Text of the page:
In 2011, a record 65.5 percent of students graduated from high school, Mayor Michael Bloomberg and Schools Chancellor Dennis Walcott announced this June.

The Bloomberg administration has used these numbers to show the positive change the mayor has brought to the city’s public schools.

This sudden turnaround led to suspicions that the graduation rates were not what they seemed, and that some students who dropped out were actually being classified as “discharged.”

Discharged means a student left the New York City Public School system, but enrolled in another educational institution, such as a city private or parochial school, or in another public school district.

But the IBO found in its September 5 report that its calculations of graduation and dropout rates were close to what the Department of Education showed.

Queens Morning Roundup


| lguerre@queenscourier.com

EVENT of the DAY: “Akeelah and the Bee” 

With an aptitude for words, 11-year-old Akeelah Anderson (Keke Palmer) is determined to spell her way out of South Los Angeles, entering scores of local contests and eventually landing a chance to win the Scripps National Spelling Bee in Washington, D.C.

[Click here for more info] or to [submit your own events]

UPDATE: Two arraigned after kidnapped man found in NYPD officer’s home 

A New York City Police Department detective has been suspended without pay as internal affairs tries to figure out if he was involved in a kidnapping scheme in Queens. Authorities say a 25-year-old man was kidnapped at gunpoint on Friday while walking down 234th Street and that his captors called people looking for a ransom. Read more: [NY1] 

UPDATE:Pals of cop involved in abduction come to his defense

Friends and neighbors are defending an NYPD detective suspended without pay after a kidnapped man was found bound in his home. Four men were busted in the home of veteran cop Ondre Johnson, 45, Friday after a call demanding a $75,000 ransom was traced there. Read more: [New York Daily News]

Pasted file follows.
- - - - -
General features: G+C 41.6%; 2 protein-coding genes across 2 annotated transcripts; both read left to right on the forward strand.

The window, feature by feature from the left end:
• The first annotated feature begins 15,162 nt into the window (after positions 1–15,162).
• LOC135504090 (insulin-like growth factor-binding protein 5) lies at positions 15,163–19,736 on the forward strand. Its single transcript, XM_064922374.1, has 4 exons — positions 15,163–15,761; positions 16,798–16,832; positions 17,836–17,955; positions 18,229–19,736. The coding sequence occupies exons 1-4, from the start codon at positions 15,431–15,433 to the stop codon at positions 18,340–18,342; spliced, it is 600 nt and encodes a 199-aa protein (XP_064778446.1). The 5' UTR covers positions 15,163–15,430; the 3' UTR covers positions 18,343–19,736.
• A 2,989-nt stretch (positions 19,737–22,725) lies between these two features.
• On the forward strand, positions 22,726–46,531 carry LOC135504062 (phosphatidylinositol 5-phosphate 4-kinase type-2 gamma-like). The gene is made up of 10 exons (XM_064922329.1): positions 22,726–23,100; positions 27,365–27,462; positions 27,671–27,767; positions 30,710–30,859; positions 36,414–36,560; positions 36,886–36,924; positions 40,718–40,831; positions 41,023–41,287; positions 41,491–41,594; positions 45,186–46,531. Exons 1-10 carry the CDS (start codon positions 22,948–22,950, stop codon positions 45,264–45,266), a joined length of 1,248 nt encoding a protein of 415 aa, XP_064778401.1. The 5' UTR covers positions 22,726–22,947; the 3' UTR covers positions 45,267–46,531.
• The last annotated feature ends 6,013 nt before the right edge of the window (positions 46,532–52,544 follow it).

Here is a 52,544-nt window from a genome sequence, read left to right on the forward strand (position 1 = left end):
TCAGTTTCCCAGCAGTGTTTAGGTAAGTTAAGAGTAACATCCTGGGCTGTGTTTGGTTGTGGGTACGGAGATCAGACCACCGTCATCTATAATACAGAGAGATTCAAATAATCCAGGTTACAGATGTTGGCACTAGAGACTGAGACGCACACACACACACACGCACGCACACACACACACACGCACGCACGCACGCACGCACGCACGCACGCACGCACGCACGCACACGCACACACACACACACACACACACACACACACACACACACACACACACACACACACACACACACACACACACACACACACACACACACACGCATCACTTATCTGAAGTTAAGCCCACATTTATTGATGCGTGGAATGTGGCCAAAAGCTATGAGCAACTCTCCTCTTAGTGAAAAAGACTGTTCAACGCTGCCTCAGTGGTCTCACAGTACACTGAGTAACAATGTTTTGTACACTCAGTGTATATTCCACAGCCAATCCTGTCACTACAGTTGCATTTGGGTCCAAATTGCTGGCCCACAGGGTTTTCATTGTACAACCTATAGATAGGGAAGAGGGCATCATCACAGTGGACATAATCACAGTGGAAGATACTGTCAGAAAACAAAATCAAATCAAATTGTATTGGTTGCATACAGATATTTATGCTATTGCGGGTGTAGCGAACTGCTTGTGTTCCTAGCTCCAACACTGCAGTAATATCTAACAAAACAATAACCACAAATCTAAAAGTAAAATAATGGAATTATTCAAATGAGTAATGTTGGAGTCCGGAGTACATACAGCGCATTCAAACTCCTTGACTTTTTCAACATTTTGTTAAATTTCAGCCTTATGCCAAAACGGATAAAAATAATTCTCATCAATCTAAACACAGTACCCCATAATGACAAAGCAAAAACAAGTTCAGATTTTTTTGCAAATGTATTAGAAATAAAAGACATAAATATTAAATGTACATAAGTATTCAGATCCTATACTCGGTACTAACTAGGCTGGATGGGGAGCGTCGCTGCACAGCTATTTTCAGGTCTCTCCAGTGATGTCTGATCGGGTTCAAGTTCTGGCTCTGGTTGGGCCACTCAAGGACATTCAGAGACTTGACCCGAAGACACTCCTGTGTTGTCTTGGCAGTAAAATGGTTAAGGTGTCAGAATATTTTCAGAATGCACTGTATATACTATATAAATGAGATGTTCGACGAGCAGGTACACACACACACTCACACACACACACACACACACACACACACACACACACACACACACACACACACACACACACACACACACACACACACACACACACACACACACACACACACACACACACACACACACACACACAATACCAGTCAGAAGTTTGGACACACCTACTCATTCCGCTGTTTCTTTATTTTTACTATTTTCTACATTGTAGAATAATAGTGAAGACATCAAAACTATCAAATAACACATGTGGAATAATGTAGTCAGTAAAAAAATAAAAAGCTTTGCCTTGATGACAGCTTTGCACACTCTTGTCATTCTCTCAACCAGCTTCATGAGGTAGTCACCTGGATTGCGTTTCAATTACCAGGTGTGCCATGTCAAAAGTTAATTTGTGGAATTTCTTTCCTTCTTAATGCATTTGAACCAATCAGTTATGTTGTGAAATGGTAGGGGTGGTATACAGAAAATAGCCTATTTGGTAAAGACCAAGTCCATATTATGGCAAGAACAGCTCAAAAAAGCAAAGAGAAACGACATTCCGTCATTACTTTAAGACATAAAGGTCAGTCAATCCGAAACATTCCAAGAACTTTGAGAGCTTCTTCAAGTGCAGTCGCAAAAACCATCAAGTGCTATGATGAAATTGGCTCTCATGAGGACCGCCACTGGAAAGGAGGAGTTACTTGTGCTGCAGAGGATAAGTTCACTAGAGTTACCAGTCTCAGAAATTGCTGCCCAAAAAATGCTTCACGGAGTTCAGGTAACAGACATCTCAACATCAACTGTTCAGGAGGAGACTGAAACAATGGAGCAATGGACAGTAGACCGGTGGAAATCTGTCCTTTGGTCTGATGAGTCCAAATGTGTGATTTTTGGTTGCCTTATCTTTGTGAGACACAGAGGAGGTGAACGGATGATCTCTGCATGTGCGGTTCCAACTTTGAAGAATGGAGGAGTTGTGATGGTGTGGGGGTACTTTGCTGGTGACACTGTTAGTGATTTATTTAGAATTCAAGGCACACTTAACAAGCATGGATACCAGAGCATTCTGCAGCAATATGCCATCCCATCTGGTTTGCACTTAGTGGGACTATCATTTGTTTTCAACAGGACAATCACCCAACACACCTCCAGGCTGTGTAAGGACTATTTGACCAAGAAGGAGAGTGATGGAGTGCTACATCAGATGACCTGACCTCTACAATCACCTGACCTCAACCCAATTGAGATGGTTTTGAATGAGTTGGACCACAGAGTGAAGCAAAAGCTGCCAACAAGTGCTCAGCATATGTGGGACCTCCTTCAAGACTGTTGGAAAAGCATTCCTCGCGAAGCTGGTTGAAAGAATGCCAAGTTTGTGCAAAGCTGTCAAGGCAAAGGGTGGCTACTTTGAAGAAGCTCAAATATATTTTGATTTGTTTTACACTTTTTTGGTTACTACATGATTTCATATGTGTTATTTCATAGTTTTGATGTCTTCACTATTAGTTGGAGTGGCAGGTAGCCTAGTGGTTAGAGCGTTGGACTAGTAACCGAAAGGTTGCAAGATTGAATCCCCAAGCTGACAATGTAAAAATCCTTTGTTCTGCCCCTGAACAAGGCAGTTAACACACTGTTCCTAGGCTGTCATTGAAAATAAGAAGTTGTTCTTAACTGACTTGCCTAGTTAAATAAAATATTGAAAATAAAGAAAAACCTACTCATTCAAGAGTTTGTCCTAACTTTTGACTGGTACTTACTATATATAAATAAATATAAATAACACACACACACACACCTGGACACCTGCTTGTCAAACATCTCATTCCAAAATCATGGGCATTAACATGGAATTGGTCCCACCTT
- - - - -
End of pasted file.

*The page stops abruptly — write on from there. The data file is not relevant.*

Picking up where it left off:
One man dead, one injured in Corona bar stabbing 

Two men were stabbed — one fatally — during a fight outside a Queens bar Sunday morning, police and witnesses said. The melee between several men erupted outside the Manila Bar and Restaurant on Roosevelt Ave. in Corona just before 4:30 a.m., said cops. Read more: [New York Daily News] 

Mayor Bloomberg pushing NYC hospitals to hide baby formula so more new moms will breast-feed

The nanny state is going after moms. Mayor Bloomberg is pushing hospitals to hide their baby formula behind locked doors so more new mothers will breast-feed. Starting Sept. 3, the city will keep tabs on the number of bottles that participating hospitals stock and use — the most restrictive pro-breast-milk program in the nation. Read more: [New York Post] 

National Pastimes: Immigrants bring Kabaddi to Queens fields 

It looks like a good old-fashioned game of tag. But this is no traditional American game. It’s Kabaddi, a mix of rugby, tag and wrestling. It’s a favorite among Punjabi immigrants who play at Victory Field. “We have a lot of fun playing this,” said player Sembeep Singh. “That’s our cultural game.” Read more: [NY1] 

 

Affordable Care Act: What it means for immigrants


| lguerre@queenscourier.com

When Sunnyside resident Blanca Palomeque had ovarian cancer two years ago she didn’t have full health insurance to cover her treatment.

She enrolled in the Medicaid Spenddown program, but it only provided her with six months of assistance and she was forced to pay $15 out of pocket for each visit to Elmhurst Hospital and $150 for each CAT scan during the next year-and-a-half of her battle.

Even after winning the war with the disease earlier this year, Palomeque, 49, still didn’t buy an insurance plan.